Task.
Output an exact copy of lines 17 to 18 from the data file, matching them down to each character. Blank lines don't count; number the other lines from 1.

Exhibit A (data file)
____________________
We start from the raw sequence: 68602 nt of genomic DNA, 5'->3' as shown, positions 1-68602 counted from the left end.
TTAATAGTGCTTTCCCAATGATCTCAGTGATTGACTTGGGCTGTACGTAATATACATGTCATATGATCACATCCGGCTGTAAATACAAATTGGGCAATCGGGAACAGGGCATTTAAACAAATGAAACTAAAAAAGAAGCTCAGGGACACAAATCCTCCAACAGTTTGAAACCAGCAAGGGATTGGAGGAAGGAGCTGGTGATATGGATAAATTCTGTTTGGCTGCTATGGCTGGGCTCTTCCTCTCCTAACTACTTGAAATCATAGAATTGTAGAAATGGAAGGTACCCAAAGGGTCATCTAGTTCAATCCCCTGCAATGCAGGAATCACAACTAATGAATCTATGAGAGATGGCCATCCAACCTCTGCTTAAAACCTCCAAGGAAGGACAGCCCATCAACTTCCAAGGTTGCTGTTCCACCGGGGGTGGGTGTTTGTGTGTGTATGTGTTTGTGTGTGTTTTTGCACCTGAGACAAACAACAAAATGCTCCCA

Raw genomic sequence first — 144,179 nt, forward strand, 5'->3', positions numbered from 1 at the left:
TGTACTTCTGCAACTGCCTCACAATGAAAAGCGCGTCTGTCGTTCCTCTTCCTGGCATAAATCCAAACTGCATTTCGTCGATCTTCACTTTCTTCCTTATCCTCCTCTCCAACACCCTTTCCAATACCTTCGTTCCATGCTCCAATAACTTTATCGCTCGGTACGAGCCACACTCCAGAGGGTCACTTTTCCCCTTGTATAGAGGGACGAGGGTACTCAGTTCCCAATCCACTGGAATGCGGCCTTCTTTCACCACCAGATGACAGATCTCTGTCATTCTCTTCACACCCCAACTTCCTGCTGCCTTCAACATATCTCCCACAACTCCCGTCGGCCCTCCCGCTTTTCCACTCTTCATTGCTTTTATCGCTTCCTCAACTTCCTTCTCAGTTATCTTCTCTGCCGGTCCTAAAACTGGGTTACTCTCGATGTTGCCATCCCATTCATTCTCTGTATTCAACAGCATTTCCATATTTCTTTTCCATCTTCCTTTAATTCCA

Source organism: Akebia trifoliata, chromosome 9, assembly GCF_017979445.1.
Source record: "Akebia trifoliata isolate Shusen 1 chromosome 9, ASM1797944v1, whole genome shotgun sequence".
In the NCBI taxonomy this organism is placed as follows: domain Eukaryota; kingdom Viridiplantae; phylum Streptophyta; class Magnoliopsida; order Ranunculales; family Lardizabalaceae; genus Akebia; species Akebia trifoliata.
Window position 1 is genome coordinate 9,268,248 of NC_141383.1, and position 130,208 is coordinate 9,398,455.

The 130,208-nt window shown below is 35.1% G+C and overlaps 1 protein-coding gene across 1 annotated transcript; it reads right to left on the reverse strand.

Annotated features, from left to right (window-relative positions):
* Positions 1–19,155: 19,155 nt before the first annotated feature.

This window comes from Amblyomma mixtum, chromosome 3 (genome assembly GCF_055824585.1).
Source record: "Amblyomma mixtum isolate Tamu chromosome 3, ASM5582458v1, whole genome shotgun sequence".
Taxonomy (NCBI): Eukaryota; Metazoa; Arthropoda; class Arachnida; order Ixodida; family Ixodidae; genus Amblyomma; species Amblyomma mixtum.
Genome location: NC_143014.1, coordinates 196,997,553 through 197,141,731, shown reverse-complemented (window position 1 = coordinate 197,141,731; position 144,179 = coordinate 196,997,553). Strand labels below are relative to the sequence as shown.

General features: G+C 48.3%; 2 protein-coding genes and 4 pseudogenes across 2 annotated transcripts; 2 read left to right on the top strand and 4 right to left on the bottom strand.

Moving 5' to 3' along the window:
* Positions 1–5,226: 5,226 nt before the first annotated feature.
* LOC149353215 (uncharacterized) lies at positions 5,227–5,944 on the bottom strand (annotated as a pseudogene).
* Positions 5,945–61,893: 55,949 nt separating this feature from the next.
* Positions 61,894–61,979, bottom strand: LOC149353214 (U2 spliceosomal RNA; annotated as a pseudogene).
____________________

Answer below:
Moving 5' to 3' along the window:
* Positions 1–5,226: 5,226 nt before the first annotated feature.